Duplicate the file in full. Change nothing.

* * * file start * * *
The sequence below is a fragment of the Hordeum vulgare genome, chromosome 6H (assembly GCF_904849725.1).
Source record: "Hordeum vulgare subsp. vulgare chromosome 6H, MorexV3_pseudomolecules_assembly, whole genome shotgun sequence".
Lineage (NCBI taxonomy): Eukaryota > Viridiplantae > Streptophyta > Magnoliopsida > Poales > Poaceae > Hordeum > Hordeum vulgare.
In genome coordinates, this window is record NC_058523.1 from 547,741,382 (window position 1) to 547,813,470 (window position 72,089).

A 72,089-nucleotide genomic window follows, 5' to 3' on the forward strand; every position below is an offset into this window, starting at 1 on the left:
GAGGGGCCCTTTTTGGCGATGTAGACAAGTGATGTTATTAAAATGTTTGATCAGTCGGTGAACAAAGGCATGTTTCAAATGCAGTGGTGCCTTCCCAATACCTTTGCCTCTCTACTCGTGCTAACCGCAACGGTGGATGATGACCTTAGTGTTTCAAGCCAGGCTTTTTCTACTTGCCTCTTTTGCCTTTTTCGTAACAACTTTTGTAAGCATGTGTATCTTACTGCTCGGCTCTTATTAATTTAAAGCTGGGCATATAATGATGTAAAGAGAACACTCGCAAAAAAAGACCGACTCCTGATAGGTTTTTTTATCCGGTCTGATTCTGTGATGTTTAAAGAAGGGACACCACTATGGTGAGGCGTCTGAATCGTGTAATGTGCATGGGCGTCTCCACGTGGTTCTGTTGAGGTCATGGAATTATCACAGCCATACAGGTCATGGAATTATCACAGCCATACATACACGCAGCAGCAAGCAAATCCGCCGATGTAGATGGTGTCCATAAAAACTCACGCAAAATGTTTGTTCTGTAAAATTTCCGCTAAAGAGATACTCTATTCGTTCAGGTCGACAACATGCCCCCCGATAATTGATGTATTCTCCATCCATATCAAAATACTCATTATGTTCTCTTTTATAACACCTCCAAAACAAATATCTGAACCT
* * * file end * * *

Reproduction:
The sequence below is a fragment of the Hordeum vulgare genome, chromosome 6H (assembly GCF_904849725.1).
Source record: "Hordeum vulgare subsp. vulgare chromosome 6H, MorexV3_pseudomolecules_assembly, whole genome shotgun sequence".
Lineage (NCBI taxonomy): Eukaryota > Viridiplantae > Streptophyta > Magnoliopsida > Poales > Poaceae > Hordeum > Hordeum vulgare.
In genome coordinates, this window is record NC_058523.1 from 547,741,382 (window position 1) to 547,813,470 (window position 72,089).

A 72,089-nucleotide genomic window follows, 5' to 3' on the forward strand; every position below is an offset into this window, starting at 1 on the left:
GAGGGGCCCTTTTTGGCGATGTAGACAAGTGATGTTATTAAAATGTTTGATCAGTCGGTGAACAAAGGCATGTTTCAAATGCAGTGGTGCCTTCCCAATACCTTTGCCTCTCTACTCGTGCTAACCGCAACGGTGGATGATGACCTTAGTGTTTCAAGCCAGGCTTTTTCTACTTGCCTCTTTTGCCTTTTTCGTAACAACTTTTGTAAGCATGTGTATCTTACTGCTCGGCTCTTATTAATTTAAAGCTGGGCATATAATGATGTAAAGAGAACACTCGCAAAAAAAGACCGACTCCTGATAGGTTTTTTTATCCGGTCTGATTCTGTGATGTTTAAAGAAGGGACACCACTATGGTGAGGCGTCTGAATCGTGTAATGTGCATGGGCGTCTCCACGTGGTTCTGTTGAGGTCATGGAATTATCACAGCCATACAGGTCATGGAATTATCACAGCCATACATACACGCAGCAGCAAGCAAATCCGCCGATGTAGATGGTGTCCATAAAAACTCACGCAAAATGTTTGTTCTGTAAAATTTCCGCTAAAGAGATACTCTATTCGTTCAGGTCGACAACATGCCCCCCGATAATTGATGTATTCTCCATCCATATCAAAATACTCATTATGTTCTCTTTTATAACACCTCCAAAACAAATATCTGAACCT